In a closely divided 8-7 en banc opinion (eight Democrat appointees in the majority, six Republican and one Democrat appointees in dissent), the Ninth Circuit reversed an earlier panel ruling and held that the private Kamehameha Schools in Hawaii can prefer people of Native Hawaiin ancestry for admission, which effectively means that no one without such ancestry can attend the heavily subsidized schools. The opinions are 110 pages long, so I haven't had time to read them closely, but I do have the following observation. In the 1960s, the Supreme Court, in an effort to help the civil rights movement along, came to the rather remarkable conclusion that the 1866 Civil Rights Act's requirement that all citizens shall have the same right to make and enforce contracts as white citizens meant that discrimination in private contracting based on race was illegal. This was remarkable for several reasons. First "white citizens," as such, had no right to be free from private discrimination in 1866 or thereabouts, as any Irishman of the era could testify. Second, the law was clearly intended to ensure that courts would uphold and enforce contracts made by and with blacks. Third, the Court's interpretation of the Act made the private sector employment provisions of the Civil Rights Act of 1964, and the attendant controversy over them, somewhat superflouous. It turned out, said the Court, that blacks were protected from private sector discrimination all along, and indeed had more protections than the '64 Act gave them, because the 1866 Act doesn't require going to the EEOC first to get permission to sue.
The most famous use of this interpretation of the 1866 Act (now Section 1981) was in the 1976 case of Runyon v. McCrary, in which the Supreme Court held that a private school that accepted no public money is banned from discriminating by race. The Court made it clear in another opinion that same day that Secton 1981 bans discrimination against whites as well as against members of minority groups. This was a logical necessity, because, as noted, whites had no common law right to be free from discrimination in contracts, and if "white citizens" had no statutory freedom from discrimination, non-whites could not possibly claim such a right under the Act (not that the Court was exactly sticking to the plain meaning of the text anyway, but there are always some limits to legal gymnastics).
Fast forward to the Ninth Circuit's decision. The Kamehameha Schools receive no public money, and are the beneficiaries of a $6 billion private endowment set up to educate Native Hawaiins. But what about Section 1981? If the school in Runyon couldn't discriminate based on race (or ethnicity), why may Kamehameha? According to the New York Times, school attorney (and Stanford dean) argued that "their discrimination is remedial, meant to address historical wrongs; the beneficiaries are indigenous peoples; and the program has met with Congressional approval."
Those are all plausible public policy arguments in favor of the schools, and they have my libertarian sympathy as well. But the 1866 Act seems to suggest that whatever rights it gives, they must be given equally to whites and others. The Ninth Circuit, on my preliminary reading, tries to get around this by engaging in an amazing feat of legal alchemy (admittedly, in reliance on precedents from other circuits), under which the 1866 Act not only rendered much of the '64 Act superfluous, but that it has exactly the same tolerance for remedial affirmative action programs as Title VII of the '64 Act. Thus, the two acts are not just complimentary, but co-extensive. But again, if you look at the text of the 1866 Act, if everyone has the same right to make and enforce contracts as white people, and white people have no right to be free from discrimination in private school education, doesn't that mean that non-white people also have no right to be free from such discrimination? Which means that the Ninth Circuit is implicitly overruling Runyon by logical necessity, though it claims not to be. I guess all things are possible if you ignore the language of the statute you are supposed to be interpreting.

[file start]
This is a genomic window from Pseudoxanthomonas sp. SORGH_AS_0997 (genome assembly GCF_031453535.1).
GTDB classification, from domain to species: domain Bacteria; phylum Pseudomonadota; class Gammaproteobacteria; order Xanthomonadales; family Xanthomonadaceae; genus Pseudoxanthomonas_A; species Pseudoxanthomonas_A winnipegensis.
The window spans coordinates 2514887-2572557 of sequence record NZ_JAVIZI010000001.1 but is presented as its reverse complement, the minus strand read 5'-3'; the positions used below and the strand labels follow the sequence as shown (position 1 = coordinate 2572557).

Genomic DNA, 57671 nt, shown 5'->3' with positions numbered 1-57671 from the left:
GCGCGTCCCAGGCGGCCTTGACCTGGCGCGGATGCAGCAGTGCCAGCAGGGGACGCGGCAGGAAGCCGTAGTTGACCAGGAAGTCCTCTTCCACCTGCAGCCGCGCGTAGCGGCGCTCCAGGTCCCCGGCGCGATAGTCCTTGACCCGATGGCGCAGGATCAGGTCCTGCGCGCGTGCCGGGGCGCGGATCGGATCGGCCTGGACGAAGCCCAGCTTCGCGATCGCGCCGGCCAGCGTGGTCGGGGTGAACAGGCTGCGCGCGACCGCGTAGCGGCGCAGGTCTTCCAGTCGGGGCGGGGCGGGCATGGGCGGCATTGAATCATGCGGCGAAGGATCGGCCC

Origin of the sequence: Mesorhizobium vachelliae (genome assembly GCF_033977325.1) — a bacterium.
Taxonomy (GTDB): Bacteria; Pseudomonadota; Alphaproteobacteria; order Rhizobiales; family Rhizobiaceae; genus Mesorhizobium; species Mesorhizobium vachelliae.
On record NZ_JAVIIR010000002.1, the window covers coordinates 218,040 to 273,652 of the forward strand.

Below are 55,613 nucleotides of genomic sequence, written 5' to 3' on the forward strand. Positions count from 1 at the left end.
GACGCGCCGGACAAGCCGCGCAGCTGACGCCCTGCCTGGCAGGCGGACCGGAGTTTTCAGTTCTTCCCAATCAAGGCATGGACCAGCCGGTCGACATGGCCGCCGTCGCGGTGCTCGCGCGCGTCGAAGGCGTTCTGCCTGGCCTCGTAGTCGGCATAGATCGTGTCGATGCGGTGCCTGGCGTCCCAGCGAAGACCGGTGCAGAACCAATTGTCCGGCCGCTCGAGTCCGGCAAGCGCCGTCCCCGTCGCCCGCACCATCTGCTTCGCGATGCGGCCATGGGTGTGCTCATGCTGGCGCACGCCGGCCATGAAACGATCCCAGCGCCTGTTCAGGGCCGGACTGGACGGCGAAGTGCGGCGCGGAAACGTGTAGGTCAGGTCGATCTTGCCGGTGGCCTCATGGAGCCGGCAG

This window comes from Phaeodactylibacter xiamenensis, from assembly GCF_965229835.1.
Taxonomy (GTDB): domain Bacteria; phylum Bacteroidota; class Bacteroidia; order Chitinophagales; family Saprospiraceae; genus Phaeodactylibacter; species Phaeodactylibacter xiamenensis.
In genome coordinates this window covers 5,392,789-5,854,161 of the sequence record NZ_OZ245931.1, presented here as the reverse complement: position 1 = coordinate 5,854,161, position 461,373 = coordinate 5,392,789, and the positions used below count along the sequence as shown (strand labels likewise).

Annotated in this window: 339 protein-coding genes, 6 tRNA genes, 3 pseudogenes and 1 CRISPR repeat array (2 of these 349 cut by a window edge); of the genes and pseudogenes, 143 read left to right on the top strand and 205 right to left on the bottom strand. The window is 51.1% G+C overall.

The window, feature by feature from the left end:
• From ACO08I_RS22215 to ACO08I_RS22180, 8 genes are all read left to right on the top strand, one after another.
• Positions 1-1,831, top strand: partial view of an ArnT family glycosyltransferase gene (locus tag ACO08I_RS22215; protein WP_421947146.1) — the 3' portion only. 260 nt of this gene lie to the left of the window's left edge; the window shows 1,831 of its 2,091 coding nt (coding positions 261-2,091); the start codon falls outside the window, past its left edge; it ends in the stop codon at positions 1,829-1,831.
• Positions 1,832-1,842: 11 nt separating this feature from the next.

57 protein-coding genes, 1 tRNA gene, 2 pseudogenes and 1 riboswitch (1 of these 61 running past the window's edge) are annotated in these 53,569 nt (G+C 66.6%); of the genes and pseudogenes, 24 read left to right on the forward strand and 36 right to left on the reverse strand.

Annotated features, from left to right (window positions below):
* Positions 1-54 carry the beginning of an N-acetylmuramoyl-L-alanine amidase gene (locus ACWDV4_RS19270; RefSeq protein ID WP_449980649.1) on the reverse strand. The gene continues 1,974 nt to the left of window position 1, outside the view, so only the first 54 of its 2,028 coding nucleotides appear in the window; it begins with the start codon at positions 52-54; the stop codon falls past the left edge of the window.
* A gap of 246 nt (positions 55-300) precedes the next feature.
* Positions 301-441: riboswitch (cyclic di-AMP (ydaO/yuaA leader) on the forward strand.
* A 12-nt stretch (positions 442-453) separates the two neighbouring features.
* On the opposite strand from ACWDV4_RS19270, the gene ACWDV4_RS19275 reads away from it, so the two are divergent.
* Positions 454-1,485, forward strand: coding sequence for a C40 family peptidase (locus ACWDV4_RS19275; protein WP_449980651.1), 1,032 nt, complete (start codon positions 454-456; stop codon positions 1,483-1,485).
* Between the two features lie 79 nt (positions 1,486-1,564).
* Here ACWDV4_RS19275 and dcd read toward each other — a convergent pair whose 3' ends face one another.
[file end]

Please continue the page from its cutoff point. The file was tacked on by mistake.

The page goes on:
I should also note that while the Ninth Circuit relies on Supreme Court precedents upholding remedial affirmative action programs, the Court has never even come close to upholding what amounts to a 100% quota for a particular racial/ethnic group, and the Bakke majority explicitly rejected a much smaller quota for minority students at a state medical school under Title VI of the '64 Act. [Update: Commenter Hans Bader points out that the Supreme Court reiterated that Title VI bans quotas in a footnote in the 2003 Gratz case.]
I suspect the Supreme Court will agree to hear this case, unless Congress intervenes in the meantime by passing legislation affirmatively exempting Kamehameha Schools from Secton 1981. The case has the potential to not only rewrite the law of Section 1981, but for the Court to potentially reconsider its approval of remedial affirmative action programs under Title VII.
As I said, my libertarian sympathies lie with the school, and given relevant Hawaiian history, I don't have any particular distaste for the Schools spending money left by a Hawaiian princess for Native Hawaiian education on Native Hawaiians. But I think it's too clever by half for courts to hold that minorities are protected from discrimination by a law that grants them the same rights as "white citizens", if "white citizens" (among others) do not have these rights to begin with. Put another way, it's hard to read the language of the 1866 Act as doing anything other than creating legal parity between whites and others. Any interpretation of the Act that disrupts that parity with regard to any right that is perceived to come within the protections of the Act lapses into incoherence.
Thanks to reader Hans Bader for the pointer. John Rosenberg also comments.